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Old May 19th, 2007, 05:29 AM   #1
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Green and Blue Key at the same time- can it be done?

I'm interested in creating a prop that would have both green and blue painted sections so that differnt video sources can be keyed in. I don't do much keying and have never seen this so wanted to know if it's possible.
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Old May 19th, 2007, 06:09 AM   #2
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I think this is possible with two passes. 1 pass for keying in the blue source and then run that resulting composite video through a second pass in the same software for keying into the green source. This final result should have the two composites in it. I don't see why this wouldn't work. The other thing to realize is that if the prop isn't locked down (and your camera too), the key will look really cheezy. You may have already realized that though.
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Old May 19th, 2007, 07:32 PM   #3
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I believe Rodriguez did this on sin city, even using 3 colors, also the orange/red kinda color. For instance the background green and orange glasses to create that effect on the glasses of the Elijah Wood character, next to all the other fx
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Old May 19th, 2007, 07:56 PM   #4
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Yes I thought about that too. No reason red wouldn't work as long as it's not in any of the other foreground subjects or elements. Then you get 3 passes.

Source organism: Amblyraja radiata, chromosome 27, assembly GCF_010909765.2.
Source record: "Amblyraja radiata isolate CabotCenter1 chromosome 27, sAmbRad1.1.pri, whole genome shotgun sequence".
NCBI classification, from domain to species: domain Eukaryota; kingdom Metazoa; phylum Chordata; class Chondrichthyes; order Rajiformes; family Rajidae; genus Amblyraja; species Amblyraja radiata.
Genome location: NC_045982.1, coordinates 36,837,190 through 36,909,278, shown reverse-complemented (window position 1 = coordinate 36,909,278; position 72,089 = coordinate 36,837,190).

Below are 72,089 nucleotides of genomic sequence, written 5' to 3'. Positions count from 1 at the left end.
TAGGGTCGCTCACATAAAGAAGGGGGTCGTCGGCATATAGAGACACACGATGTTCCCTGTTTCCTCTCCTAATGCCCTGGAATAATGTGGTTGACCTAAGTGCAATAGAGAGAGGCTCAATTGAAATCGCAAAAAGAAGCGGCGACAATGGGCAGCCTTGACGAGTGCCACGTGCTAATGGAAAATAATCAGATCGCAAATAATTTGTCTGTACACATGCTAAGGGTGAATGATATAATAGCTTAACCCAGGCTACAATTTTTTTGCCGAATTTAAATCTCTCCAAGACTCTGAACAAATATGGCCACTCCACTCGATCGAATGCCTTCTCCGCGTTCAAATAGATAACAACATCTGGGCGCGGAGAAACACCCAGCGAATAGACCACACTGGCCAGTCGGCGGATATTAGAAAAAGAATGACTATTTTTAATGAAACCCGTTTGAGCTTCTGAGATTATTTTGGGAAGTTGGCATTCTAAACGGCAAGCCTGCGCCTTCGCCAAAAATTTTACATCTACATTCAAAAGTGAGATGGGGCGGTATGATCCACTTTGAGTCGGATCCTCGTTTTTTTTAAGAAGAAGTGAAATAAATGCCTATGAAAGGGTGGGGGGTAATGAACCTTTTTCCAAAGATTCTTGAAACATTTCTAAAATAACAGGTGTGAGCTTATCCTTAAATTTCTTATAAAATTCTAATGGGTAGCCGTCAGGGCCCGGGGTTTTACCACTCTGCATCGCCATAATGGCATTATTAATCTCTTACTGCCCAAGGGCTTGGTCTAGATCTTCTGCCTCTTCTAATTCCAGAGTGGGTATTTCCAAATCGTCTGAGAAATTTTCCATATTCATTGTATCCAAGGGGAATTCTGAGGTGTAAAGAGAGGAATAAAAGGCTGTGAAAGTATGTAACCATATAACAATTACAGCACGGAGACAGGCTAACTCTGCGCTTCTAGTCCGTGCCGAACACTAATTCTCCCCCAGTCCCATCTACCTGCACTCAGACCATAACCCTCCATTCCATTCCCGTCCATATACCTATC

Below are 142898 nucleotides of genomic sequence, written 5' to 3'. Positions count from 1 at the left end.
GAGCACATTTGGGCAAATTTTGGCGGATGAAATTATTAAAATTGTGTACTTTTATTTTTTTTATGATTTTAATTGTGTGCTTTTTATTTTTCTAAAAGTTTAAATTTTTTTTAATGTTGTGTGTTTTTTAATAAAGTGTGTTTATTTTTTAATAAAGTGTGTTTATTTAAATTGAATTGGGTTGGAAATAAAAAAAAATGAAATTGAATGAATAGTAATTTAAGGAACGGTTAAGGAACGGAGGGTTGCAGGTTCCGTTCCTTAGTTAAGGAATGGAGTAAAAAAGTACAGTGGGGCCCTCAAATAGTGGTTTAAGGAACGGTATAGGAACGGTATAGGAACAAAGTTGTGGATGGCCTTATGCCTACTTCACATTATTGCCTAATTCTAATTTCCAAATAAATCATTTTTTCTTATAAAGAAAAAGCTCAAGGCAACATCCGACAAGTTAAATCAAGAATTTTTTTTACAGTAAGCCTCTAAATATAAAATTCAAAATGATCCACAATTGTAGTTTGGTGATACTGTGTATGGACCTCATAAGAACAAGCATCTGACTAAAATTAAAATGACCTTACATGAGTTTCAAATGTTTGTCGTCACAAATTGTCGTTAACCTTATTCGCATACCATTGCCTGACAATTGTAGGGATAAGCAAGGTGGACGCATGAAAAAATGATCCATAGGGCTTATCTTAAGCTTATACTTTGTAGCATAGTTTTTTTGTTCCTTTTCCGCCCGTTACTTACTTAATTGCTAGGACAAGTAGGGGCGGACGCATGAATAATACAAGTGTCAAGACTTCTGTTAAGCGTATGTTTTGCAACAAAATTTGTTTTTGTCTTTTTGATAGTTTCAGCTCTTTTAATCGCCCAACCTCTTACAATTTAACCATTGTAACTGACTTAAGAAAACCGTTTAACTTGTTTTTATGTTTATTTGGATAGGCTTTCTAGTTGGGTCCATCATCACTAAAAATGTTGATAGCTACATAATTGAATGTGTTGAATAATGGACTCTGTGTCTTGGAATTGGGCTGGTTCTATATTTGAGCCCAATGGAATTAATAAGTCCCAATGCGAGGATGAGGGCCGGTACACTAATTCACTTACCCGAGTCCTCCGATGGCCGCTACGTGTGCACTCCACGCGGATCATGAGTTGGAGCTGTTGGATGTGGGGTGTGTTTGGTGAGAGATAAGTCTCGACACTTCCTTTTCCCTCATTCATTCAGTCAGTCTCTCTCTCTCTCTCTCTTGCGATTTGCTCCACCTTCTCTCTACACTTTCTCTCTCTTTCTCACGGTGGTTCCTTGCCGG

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Old May 19th, 2007, 08:41 PM   #5
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Sometimes the more you overthink these things, the harder you make it on yourself.

There's no law that say you have to fill a single keyed object with a single background plate.

With virtually all of today's NLE software execlling at garbage matts - why not just key on one color and pull various matts to isolate the scenes you want to key to different content?

A modern NLE has virtually unlimted layers. Add that to unlimited matts and there's no reason you can't take a pair of green glasses and file one lens with one source and the other lens with another source.

Add motion paths, and you can key anything into anything, even if it's moving.

Offhand, I can't think of a reason I'd need separate KEY COLORS to do what is being discussed.
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Old May 19th, 2007, 10:33 PM   #6
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Because he said he's inexperienced. He probably doesn't know about keyframing and motion paths yet. Those are a bit advanced subjects for someone new to keying. You still have to do two passes even with garbage mattes/rotoscoping too.
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Old May 29th, 2007, 12:39 AM   #7
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Bill listen to Bill. 2 different chroma keys is silly, 3 is pure comedy. Seriously, a red, blue, and green screen????? What part of the image do you plan on keeping? Once you've created the matte you can do whatever you want. More screen colors will only make it harder to pull a key. Once you've actually done some greenscreen work you'll realize why more screens=more problems. Keep It Simple Sir. Good Luck, Charles.
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Old May 29th, 2007, 01:30 AM   #8
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For this particular application, I'd think the best option would be to use masks with slightly blended edges and not have to worry about keying at all. Depending on the shot, you might be able to save yourself a whole heck of a lot of headache this way. You wouldn't have to evenly light the prop at all, nor would you need to spend any time painting the prop. There might be a little extra time in post (or maybe not, depending on your skill/experience levels at masking and keying), but unless you're paying someone mucho dinero to do your post for you, post time is likely going to be cheaper than production time.
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